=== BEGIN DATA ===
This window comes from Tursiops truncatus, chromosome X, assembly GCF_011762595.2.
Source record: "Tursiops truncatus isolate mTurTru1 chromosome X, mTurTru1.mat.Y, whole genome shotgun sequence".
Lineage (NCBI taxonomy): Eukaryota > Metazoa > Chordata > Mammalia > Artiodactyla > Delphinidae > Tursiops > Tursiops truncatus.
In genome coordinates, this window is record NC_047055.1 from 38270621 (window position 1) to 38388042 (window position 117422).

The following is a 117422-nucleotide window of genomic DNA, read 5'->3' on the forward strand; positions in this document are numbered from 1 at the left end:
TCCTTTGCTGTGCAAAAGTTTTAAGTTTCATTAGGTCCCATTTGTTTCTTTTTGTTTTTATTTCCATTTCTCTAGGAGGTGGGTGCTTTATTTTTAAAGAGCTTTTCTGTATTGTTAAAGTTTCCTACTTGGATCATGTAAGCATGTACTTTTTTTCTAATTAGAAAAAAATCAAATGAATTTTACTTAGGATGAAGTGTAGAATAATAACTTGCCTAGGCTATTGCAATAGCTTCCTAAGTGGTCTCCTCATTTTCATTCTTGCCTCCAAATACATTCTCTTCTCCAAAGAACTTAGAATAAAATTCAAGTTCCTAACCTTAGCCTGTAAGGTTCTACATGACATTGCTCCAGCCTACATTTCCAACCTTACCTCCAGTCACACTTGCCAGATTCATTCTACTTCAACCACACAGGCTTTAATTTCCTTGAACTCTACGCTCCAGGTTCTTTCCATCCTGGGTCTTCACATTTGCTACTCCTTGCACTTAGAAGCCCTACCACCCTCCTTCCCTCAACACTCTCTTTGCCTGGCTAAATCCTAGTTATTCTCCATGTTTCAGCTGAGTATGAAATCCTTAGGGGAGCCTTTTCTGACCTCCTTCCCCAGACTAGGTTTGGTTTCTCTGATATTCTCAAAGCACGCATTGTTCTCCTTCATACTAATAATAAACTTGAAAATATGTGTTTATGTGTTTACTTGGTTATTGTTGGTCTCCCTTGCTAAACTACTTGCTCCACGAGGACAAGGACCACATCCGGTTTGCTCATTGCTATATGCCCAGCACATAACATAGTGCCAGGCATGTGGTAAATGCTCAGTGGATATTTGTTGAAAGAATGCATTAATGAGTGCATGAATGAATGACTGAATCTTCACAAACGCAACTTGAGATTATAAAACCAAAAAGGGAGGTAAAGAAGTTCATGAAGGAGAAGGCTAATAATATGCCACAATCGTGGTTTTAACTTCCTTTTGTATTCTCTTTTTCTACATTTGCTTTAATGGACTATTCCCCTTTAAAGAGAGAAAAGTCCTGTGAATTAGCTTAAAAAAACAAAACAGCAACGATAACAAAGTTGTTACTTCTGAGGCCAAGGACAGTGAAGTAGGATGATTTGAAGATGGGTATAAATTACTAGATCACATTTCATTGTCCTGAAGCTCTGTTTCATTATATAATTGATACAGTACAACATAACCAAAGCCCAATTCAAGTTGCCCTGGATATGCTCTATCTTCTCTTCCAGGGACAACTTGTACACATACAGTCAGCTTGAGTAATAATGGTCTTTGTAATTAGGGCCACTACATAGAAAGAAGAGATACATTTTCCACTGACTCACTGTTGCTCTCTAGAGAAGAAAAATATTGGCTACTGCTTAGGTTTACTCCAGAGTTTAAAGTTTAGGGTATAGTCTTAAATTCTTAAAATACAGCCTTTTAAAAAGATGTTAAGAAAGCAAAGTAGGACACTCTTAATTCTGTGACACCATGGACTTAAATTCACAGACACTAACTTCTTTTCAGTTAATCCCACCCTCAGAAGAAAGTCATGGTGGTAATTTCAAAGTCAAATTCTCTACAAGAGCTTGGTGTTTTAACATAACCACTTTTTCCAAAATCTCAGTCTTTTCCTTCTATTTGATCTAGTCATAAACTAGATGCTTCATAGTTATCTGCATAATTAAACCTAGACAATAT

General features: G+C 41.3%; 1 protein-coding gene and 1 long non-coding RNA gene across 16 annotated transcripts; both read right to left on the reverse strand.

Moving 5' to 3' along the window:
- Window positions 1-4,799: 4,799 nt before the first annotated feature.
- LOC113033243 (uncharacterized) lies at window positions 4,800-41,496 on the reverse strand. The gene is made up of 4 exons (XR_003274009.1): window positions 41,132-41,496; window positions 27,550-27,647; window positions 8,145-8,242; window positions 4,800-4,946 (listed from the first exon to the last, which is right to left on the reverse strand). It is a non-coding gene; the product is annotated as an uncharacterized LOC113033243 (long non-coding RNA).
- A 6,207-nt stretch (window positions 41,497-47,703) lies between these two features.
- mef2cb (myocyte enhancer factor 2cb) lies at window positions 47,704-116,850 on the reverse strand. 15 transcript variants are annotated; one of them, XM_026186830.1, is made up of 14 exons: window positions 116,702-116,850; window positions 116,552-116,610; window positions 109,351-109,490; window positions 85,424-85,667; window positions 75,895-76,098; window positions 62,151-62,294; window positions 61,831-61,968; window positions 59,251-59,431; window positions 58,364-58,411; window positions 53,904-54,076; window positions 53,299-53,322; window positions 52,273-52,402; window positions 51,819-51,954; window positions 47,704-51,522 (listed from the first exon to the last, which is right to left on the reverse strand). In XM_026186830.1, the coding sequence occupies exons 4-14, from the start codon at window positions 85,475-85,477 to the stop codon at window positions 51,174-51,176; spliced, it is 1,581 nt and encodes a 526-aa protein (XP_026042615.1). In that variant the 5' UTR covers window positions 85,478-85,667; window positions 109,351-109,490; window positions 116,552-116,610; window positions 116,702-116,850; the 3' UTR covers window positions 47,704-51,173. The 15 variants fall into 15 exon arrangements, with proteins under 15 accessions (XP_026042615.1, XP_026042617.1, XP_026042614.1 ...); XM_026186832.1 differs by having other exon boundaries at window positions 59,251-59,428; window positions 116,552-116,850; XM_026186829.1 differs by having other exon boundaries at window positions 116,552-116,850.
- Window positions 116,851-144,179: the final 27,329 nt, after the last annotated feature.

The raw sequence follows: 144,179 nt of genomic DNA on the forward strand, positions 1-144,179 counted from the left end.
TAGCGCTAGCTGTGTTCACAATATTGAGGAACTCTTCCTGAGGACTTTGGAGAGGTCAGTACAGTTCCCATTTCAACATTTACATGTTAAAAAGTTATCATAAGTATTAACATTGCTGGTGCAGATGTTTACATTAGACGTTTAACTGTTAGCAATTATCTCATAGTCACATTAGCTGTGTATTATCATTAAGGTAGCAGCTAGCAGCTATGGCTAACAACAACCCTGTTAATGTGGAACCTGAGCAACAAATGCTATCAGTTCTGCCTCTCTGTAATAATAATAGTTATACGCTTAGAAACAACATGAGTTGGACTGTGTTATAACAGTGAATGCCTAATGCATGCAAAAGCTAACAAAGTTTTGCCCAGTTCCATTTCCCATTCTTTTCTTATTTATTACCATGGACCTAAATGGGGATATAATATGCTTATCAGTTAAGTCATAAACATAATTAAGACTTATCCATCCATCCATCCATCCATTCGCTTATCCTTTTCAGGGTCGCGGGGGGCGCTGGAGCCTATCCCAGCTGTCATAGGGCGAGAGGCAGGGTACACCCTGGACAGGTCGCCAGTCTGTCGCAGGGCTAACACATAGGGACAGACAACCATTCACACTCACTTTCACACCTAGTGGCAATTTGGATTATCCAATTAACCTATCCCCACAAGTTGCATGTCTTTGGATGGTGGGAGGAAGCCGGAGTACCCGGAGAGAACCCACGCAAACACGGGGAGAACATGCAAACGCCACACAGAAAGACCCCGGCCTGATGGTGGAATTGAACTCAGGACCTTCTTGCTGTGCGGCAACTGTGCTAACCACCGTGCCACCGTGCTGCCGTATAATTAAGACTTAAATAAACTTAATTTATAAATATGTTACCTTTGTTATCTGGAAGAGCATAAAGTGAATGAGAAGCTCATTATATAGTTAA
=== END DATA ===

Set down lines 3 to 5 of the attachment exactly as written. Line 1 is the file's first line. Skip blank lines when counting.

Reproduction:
Lineage (NCBI taxonomy): Eukaryota > Metazoa > Chordata > Mammalia > Artiodactyla > Delphinidae > Tursiops > Tursiops truncatus.
In genome coordinates, this window is record NC_047055.1 from 38270621 (window position 1) to 38388042 (window position 117422).

The following is a 117422-nucleotide window of genomic DNA, read 5'->3' on the forward strand; positions in this document are numbered from 1 at the left end: